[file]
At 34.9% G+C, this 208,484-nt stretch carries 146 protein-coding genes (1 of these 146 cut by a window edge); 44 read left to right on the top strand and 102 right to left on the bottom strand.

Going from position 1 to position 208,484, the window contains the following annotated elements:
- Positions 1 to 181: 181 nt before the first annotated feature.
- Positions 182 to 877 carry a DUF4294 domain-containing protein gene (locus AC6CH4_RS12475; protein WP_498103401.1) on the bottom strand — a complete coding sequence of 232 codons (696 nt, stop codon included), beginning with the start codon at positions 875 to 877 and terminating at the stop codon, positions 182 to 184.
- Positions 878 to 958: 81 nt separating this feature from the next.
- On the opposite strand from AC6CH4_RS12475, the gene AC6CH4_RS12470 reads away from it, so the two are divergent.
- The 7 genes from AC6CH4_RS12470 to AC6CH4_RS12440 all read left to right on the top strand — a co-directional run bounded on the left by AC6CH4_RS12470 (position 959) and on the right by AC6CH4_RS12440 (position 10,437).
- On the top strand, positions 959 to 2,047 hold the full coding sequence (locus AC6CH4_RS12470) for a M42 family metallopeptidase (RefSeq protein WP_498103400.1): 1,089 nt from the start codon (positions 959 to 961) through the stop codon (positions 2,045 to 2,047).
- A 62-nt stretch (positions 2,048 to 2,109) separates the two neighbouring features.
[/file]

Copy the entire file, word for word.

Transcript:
At 34.9% G+C, this 208,484-nt stretch carries 146 protein-coding genes (1 of these 146 cut by a window edge); 44 read left to right on the top strand and 102 right to left on the bottom strand.

Going from position 1 to position 208,484, the window contains the following annotated elements:
- Positions 1 to 181: 181 nt before the first annotated feature.
- Positions 182 to 877 carry a DUF4294 domain-containing protein gene (locus AC6CH4_RS12475; protein WP_498103401.1) on the bottom strand — a complete coding sequence of 232 codons (696 nt, stop codon included), beginning with the start codon at positions 875 to 877 and terminating at the stop codon, positions 182 to 184.
- Positions 878 to 958: 81 nt separating this feature from the next.
- On the opposite strand from AC6CH4_RS12475, the gene AC6CH4_RS12470 reads away from it, so the two are divergent.
- The 7 genes from AC6CH4_RS12470 to AC6CH4_RS12440 all read left to right on the top strand — a co-directional run bounded on the left by AC6CH4_RS12470 (position 959) and on the right by AC6CH4_RS12440 (position 10,437).
- On the top strand, positions 959 to 2,047 hold the full coding sequence (locus AC6CH4_RS12470) for a M42 family metallopeptidase (RefSeq protein WP_498103400.1): 1,089 nt from the start codon (positions 959 to 961) through the stop codon (positions 2,045 to 2,047).
- A 62-nt stretch (positions 2,048 to 2,109) separates the two neighbouring features.